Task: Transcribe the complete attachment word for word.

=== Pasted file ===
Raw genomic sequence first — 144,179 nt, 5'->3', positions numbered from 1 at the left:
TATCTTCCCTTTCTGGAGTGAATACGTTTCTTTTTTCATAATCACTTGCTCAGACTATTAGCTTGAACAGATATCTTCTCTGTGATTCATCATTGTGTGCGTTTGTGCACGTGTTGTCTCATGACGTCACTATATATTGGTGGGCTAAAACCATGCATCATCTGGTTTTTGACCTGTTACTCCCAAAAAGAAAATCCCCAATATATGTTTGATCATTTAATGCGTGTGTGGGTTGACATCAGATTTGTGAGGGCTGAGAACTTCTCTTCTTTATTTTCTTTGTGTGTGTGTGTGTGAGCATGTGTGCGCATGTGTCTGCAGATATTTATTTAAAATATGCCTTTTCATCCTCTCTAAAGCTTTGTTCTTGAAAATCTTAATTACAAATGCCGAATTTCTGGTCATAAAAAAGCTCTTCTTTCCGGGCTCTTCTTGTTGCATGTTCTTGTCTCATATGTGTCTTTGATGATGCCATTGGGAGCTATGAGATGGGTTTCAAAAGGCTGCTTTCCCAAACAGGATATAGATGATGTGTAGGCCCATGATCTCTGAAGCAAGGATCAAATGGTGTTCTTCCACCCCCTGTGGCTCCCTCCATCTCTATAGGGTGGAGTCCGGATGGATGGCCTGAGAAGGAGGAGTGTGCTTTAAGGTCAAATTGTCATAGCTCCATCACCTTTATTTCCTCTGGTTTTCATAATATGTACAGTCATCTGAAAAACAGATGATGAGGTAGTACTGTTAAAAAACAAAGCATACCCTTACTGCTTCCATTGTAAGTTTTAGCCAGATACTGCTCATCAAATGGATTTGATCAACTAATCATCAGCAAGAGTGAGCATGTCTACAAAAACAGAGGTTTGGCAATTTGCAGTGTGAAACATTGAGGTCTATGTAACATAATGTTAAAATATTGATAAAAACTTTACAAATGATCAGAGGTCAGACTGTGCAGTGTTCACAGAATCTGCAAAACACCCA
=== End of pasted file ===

Raw genomic sequence first — 144,179 nt, 5'->3', positions numbered from 1 at the left:
TATCTTCCCTTTCTGGAGTGAATACGTTTCTTTTTTCATAATCACTTGCTCAGACTATTAGCTTGAACAGATATCTTCTCTGTGATTCATCATTGTGTGCGTTTGTGCACGTGTTGTCTCATGACGTCACTATATATTGGTGGGCTAAAACCATGCATCATCTGGTTTTTGACCTGTTACTCCCAAAAAGAAAATCCCCAATATATGTTTGATCATTTAATGCGTGTGTGGGTTGACATCAGATTTGTGAGGGCTGAGAACTTCTCTTCTTTATTTTCTTTGTGTGTGTGTGTGTGAGCATGTGTGCGCATGTGTCTGCAGATATTTATTTAAAATATGCCTTTTCATCCTCTCTAAAGCTTTGTTCTTGAAAATCTTAATTACAAATGCCGAATTTCTGGTCATAAAAAAGCTCTTCTTTCCGGGCTCTTCTTGTTGCATGTTCTTGTCTCATATGTGTCTTTGATGATGCCATTGGGAGCTATGAGATGGGTTTCAAAAGGCTGCTTTCCCAAACAGGATATAGATGATGTGTAGGCCCATGATCTCTGAAGCAAGGATCAAATGGTGTTCTTCCACCCCCTGTGGCTCCCTCCATCTCTATAGGGTGGAGTCCGGATGGATGGCCTGAGAAGGAGGAGTGTGCTTTAAGGTCAAATTGTCATAGCTCCATCACCTTTATTTCCTCTGGTTTTCATAATATGTACAGTCATCTGAAAAACAGATGATGAGGTAGTACTGTTAAAAAACAAAGCATACCCTTACTGCTTCCATTGTAAGTTTTAGCCAGATACTGCTCATCAAATGGATTTGATCAACTAATCATCAGCAAGAGTGAGCATGTCTACAAAAACAGAGGTTTGGCAATTTGCAGTGTGAAACATTGAGGTCTATGTAACATAATGTTAAAATATTGATAAAAACTTTACAAATGATCAGAGGTCAGACTGTGCAGTGTTCACAGAATCTGCAAAACACCCA